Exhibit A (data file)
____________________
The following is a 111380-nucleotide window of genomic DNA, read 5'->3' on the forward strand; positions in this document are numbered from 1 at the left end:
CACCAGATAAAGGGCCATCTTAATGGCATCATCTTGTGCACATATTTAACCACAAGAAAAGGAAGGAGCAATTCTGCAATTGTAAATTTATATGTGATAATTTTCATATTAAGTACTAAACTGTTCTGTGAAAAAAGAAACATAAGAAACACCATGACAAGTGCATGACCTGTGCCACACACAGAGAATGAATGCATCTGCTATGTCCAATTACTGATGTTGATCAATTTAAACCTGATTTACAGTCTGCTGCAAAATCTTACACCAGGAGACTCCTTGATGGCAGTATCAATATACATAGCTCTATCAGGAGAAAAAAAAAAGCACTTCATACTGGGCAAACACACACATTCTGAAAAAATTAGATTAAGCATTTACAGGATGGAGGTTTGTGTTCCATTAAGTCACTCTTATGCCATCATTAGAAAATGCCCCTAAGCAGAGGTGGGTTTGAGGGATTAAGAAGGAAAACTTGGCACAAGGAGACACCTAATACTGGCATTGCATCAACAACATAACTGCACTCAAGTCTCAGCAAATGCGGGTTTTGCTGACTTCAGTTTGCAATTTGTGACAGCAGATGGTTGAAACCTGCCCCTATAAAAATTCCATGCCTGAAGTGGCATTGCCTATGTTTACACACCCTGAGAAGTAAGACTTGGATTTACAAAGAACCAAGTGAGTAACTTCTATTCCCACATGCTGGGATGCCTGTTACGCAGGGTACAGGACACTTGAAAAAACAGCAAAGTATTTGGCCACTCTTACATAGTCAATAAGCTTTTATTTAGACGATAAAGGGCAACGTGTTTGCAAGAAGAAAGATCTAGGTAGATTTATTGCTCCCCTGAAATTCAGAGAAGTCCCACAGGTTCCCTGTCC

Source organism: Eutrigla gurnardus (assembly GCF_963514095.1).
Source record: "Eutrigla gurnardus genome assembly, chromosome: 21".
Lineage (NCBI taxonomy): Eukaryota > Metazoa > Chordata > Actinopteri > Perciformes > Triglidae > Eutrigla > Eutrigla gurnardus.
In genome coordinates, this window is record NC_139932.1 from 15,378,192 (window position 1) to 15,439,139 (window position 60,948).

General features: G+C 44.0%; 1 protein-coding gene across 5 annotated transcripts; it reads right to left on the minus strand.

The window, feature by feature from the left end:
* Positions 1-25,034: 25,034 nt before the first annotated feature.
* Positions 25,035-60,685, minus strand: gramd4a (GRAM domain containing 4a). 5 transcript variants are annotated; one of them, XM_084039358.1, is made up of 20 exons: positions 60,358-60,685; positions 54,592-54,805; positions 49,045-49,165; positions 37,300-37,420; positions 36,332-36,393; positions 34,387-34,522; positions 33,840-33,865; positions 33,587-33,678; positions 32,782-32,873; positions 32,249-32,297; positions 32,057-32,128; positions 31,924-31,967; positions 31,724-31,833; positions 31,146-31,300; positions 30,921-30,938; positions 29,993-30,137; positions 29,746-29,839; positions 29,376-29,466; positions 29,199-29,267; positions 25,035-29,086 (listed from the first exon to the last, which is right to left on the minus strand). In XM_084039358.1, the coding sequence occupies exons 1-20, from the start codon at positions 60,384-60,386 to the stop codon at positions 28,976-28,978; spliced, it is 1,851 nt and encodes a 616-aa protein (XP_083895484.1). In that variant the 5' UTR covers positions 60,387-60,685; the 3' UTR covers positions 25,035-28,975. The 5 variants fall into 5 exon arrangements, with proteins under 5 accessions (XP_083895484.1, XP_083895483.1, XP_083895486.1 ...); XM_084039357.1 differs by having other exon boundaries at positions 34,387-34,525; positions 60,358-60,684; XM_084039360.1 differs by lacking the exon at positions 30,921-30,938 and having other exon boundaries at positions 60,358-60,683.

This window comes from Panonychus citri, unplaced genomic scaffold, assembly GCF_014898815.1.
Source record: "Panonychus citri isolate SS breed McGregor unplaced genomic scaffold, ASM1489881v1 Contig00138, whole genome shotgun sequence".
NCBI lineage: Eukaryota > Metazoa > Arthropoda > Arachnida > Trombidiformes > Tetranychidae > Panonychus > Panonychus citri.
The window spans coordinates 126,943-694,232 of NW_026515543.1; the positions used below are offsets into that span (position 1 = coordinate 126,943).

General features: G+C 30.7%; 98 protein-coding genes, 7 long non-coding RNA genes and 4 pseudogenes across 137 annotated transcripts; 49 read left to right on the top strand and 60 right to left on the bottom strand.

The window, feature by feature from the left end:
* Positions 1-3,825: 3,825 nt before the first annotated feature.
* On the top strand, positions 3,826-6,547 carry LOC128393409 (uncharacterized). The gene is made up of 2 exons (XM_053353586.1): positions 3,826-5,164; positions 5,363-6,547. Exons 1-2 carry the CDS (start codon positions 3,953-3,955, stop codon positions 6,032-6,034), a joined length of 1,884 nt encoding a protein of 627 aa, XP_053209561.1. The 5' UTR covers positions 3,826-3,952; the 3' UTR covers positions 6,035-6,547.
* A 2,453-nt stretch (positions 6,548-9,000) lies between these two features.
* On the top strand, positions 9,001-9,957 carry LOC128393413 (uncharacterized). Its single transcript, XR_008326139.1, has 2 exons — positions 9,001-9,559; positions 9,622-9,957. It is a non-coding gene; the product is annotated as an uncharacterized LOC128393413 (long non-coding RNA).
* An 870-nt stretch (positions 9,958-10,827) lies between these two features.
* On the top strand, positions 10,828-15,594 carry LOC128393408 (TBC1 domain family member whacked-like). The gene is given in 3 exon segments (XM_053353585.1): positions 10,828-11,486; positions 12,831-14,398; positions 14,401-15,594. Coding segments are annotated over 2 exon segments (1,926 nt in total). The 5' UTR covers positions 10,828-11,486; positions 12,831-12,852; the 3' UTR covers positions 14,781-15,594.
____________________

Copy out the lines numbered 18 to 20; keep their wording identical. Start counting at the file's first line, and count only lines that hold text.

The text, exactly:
* On the top strand, positions 3,826-6,547 carry LOC128393409 (uncharacterized). The gene is made up of 2 exons (XM_053353586.1): positions 3,826-5,164; positions 5,363-6,547. Exons 1-2 carry the CDS (start codon positions 3,953-3,955, stop codon positions 6,032-6,034), a joined length of 1,884 nt encoding a protein of 627 aa, XP_053209561.1. The 5' UTR covers positions 3,826-3,952; the 3' UTR covers positions 6,035-6,547.
* A 2,453-nt stretch (positions 6,548-9,000) lies between these two features.
* On the top strand, positions 9,001-9,957 carry LOC128393413 (uncharacterized). Its single transcript, XR_008326139.1, has 2 exons — positions 9,001-9,559; positions 9,622-9,957. It is a non-coding gene; the product is annotated as an uncharacterized LOC128393413 (long non-coding RNA).